Gender-neutral pronouns are a feminist icon that help boost women and LGBT+ people, says science

Rape crisis centre attacked by "feminists" for having gender-neutral toilets

Using gender-neutral pronouns makes people more positive towards women and LGBT+ people and less biased towards men, scientists say.

Three experiments were carried out to determine the effects of using gender-neutral pronouns on people’s perception’s of women and LGBT+ people.

The results show that “individual use of gender-neutral pronouns reduces the mental salience of males.”

“This shift is associated with people expressing less bias in favour of traditional gender roles and categories, as manifested in more positive attitudes toward women and LGBT individuals in public affairs,” the research, published in the Proceedings of the National Academy of Sciences (PNAS), says.

Efrén Pérez, one of the authors of the study who is a political sciences professor at the University of California in Los Angeles, told The Guardian, “Let’s assume there are societies that generally agree on being more inclusive of women and LGBT individuals, and there are more than a few.”

“Our findings suggest that the words we choose to use can matter in getting us a little bit closer toward reaching that ideal.”

Gender-neutral pronouns reduce gender stereotyping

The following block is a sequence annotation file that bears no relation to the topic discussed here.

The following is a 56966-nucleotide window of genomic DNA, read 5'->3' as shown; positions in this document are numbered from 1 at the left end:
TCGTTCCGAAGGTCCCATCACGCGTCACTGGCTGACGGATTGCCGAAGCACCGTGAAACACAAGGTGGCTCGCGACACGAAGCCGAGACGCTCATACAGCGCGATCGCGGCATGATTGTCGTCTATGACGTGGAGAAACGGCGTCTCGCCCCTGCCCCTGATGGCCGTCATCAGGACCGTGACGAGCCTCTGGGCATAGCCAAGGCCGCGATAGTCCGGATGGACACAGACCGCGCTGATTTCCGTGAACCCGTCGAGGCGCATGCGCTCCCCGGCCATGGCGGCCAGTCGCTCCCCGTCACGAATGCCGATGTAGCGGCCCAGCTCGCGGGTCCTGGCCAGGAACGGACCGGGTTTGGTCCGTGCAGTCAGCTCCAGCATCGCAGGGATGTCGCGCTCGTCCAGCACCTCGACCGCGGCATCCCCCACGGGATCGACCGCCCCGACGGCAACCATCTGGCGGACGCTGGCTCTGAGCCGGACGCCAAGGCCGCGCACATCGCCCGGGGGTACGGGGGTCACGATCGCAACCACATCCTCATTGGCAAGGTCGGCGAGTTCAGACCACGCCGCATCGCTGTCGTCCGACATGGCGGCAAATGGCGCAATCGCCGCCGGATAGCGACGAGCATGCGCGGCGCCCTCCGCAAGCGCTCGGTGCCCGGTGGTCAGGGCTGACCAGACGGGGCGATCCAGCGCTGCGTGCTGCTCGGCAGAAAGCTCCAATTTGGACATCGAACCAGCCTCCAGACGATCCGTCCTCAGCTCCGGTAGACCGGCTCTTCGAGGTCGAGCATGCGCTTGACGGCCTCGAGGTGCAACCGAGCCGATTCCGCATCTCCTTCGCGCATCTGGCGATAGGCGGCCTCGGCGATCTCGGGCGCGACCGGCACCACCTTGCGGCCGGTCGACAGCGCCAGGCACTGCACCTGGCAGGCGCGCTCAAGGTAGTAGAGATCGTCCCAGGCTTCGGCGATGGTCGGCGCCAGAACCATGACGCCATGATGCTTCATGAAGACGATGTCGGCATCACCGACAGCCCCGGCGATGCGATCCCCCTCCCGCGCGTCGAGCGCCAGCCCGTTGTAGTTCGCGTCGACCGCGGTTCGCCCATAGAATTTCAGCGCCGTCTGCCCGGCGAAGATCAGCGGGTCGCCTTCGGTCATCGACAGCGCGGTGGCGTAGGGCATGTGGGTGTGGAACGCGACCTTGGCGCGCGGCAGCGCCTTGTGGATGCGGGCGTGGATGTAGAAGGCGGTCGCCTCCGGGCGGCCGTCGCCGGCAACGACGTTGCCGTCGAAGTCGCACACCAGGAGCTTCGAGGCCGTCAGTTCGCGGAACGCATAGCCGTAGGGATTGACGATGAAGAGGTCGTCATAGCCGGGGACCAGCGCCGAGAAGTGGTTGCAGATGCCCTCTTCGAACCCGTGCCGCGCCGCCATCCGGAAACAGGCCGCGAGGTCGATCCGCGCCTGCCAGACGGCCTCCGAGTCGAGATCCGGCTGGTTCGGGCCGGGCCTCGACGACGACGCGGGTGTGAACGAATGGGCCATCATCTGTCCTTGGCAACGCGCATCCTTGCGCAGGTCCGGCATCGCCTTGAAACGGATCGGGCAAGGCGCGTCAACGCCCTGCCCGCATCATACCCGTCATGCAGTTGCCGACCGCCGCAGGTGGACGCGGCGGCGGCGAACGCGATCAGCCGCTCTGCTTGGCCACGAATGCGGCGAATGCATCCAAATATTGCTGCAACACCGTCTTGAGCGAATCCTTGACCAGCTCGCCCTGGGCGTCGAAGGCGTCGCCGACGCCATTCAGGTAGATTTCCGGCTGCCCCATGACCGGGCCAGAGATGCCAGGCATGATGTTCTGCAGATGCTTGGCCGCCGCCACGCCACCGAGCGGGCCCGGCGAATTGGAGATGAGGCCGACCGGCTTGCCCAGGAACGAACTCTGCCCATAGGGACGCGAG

More than 3,000 people took part in the research, which involved being shown a cartoon of an androgynous figure walking a dog and then asked what was happening in the picture – with one group told to use only neutral pronouns, one female pronouns and one male.

Participants then completed tasks, including writing a story about a person running for political office and answering questions about their views on women and LGBT+ people.

According to the report, using gender-neutral pronouns at the beginning of the task made it more likely that the volunteers would use non-male names in their short story and would have pro-women, pro-LGBT+ views.

Sabine Sczesny, a professor of social psychology at the University of Bern who was not involved in the research, told The Guardian that the research was further evidence that gender-inclusive language could reduce gender-biases and “contribute to the promotion of gender and LGBT equality and tolerance.”

Laura Russell, director of research, policy and campaigns at Stonewall, said, “The language we use is important, especially when it comes to describing or referencing someone’s identity.

“This study adds to the evidence showing that when we use language that actively includes women and LGBT people, it makes a real difference in reducing gender stereotyping. Using gender-neutral language is a positive step towards creating a world where everyone is accepted without exception.”